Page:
Airbnb resets its magazine business model with a potential Hearst partnership; plus, other publishing deals and a change for Facebook Instant Articles
They might not rival Major League Baseball’s offseason hot stove of free agency and trades, but publishing deals at the end of 2015 are still making magazine industry news in a business that in recent years has seen only one constant: change.
In today’s roundup, relayed from The Wall Street Journal’s CMO Today, we’ve got one brand circling back on its content marketing strategy to produce a stronger magazine business model and another moving its digital content and operations to a leader of the “platisher” movement.
Meanwhile, Facebook, recently on a streak of publishing deals culminating in Instant Articles, reconsiders its own advertising revenue model as its partners register some early complaints.
The Latest in Publishing Deals: Will Airbnb & Hearst Join Powers?
After a stab at branded content marketing last year with the print magazine Pineapple, Airbnb is changing course after publishing only one issue, WSJ’s CMO Today reports.
“Pineapple faced challenges from the start, particularly from wary executives, according to one person involved with the project. Chief Marketing Officer Jonathan Mildenhall,who joined Airbnb from Coca-Cola after the editorial project was under way but before the first issue launched, slashed Pineapple’s budget to focus on other marketing initiatives, this person said. Plans to expand Pineapple to an online offering were also stymied,” Steven Perlberg writes.
Now, though, Airbnb is in talks with Hearst to produce a more classically angled travel magazine.
“The tech company’s media play comes as many brands try their hand at various forms of ‘content marketing,’ or producing articles that feel like editorial work. Dollar Shave Club, for instance, recently launched a men’s lifestyle destination, while mattress startup Casper started a sleep-focused site. Traditional hotel companies have also long put out magazines for guests to peruse in their rooms.”
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The Billfold Will Migrate to Platisher Medium
The Awl’s personal finance property The Billfold will shift production to Ev Williams’ Medium, WSJ’s CMO Today reports. The motivation? Advertising challenges like ad blocking programs and a decrease in display rates.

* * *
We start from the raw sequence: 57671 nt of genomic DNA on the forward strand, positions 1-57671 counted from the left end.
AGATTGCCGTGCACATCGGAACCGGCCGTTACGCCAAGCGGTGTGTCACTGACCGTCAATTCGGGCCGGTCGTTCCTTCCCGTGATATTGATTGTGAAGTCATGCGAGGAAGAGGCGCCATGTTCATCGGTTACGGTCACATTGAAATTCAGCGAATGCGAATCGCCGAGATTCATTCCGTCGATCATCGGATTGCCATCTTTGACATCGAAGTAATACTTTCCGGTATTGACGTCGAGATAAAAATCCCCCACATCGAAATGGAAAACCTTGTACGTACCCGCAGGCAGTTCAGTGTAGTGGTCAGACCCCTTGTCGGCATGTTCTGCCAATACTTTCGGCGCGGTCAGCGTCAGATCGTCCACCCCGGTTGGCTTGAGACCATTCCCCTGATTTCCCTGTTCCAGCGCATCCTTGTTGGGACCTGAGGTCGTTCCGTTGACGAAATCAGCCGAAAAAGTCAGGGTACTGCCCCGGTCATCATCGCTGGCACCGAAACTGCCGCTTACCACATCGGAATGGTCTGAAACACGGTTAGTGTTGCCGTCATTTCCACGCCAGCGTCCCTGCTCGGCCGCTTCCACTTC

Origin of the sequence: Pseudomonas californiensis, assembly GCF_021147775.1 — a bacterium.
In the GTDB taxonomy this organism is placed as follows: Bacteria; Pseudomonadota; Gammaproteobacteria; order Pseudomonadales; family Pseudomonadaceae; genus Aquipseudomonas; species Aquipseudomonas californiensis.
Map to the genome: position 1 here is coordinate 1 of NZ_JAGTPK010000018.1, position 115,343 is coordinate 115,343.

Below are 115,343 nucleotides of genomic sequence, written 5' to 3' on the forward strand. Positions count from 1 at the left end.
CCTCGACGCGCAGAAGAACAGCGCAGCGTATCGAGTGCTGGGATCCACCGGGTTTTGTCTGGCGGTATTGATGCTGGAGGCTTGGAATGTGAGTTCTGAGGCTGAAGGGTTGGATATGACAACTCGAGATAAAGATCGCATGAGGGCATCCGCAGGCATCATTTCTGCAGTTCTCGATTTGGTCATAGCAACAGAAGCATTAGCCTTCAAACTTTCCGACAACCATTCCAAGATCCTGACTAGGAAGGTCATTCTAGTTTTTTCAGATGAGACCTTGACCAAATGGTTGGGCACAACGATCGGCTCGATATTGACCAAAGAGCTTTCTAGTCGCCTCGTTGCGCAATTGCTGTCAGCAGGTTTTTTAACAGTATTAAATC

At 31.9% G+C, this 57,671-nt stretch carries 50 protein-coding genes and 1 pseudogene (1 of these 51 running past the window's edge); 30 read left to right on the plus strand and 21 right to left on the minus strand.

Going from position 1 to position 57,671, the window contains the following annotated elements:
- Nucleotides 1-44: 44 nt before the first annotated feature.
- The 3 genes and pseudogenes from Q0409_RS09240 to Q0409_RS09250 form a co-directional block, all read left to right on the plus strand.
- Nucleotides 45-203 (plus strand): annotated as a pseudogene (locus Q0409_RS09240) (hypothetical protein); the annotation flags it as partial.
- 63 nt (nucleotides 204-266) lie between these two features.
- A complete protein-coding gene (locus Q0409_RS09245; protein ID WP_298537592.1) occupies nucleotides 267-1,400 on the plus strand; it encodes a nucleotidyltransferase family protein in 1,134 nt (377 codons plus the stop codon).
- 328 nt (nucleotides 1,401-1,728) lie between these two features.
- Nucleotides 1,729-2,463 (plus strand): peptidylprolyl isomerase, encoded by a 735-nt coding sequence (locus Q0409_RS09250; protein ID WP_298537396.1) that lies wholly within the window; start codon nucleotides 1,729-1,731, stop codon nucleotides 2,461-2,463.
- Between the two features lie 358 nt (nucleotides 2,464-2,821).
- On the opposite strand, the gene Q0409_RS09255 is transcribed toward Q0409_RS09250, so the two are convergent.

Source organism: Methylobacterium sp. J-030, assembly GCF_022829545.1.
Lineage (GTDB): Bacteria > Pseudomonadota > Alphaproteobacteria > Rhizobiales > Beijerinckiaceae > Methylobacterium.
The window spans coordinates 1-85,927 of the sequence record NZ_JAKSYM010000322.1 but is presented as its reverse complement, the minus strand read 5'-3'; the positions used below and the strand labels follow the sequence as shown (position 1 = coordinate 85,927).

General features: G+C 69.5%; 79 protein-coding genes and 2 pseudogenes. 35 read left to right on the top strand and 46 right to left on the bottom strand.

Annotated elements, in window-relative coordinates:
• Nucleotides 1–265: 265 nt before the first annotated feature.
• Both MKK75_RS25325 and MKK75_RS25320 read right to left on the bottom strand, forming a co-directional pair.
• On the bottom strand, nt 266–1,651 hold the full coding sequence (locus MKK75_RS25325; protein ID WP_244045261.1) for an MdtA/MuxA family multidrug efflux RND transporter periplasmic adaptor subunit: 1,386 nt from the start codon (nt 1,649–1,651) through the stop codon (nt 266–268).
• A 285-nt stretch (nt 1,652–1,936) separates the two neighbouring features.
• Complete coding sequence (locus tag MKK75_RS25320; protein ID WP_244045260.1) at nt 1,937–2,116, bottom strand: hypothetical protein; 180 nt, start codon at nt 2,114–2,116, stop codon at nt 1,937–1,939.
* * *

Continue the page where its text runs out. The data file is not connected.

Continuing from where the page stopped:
The Billfold saw 450,000 uniques in October, and native advertising will likely be the source of revenue on Medium, which has already struck several other publishing deals. How that revenue will be divided is still undecided.
Facebook Instant Articles Responds to Publisher Concerns
The rollout of Facebook Instant Articles has not been entirely smooth, with publishers complaining that ad policies haven’t allowed them to maximize the partnership. In response, Facebook has tweaked those policies to allow publishers to include more ads and sell Facebook-only ads to marketers, WSJ’s CMO Today reports.
“We’re continuing to listen to publishers about what they want from Instant Articles, and we’re going to continue to do this. This is one step forward but we will continue to listen. … Based on feedback we’ve had from publishers, they need additional ads in Instant Articles to match the number of ads they have on their websites,” Facebook Instant Articles Product Manager Michael Reckhow told Jack Marshall.
“People want to give their friends the same experience they had. If you had a good experience you’re more likely to want your friends to experience the same thing. If something loads slowly and there are ads obscuring the content, perhaps they don’t want to subject their friends to that. … Instant Articles earn distribution based on providing a really good experience.”
Which publishing deals have made the biggest impression on you this year? Let us know in the comments!
To read more about publishing deals in the news, visit WSJ.com’s CMO Today.